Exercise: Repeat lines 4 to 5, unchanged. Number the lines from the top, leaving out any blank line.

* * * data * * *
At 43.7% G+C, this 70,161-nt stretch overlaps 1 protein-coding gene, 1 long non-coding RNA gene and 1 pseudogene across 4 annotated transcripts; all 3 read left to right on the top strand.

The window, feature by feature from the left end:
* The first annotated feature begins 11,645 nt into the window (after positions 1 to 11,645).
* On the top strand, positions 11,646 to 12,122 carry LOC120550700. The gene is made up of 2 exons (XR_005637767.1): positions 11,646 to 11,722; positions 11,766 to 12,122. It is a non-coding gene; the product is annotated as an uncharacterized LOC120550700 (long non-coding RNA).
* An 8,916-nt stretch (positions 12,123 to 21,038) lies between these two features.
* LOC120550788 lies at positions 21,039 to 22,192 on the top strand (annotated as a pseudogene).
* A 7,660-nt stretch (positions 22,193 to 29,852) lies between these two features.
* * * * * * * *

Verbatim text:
* On the top strand, positions 11,646 to 12,122 carry LOC120550700. The gene is made up of 2 exons (XR_005637767.1): positions 11,646 to 11,722; positions 11,766 to 12,122. It is a non-coding gene; the product is annotated as an uncharacterized LOC120550700 (long non-coding RNA).
* An 8,916-nt stretch (positions 12,123 to 21,038) lies between these two features.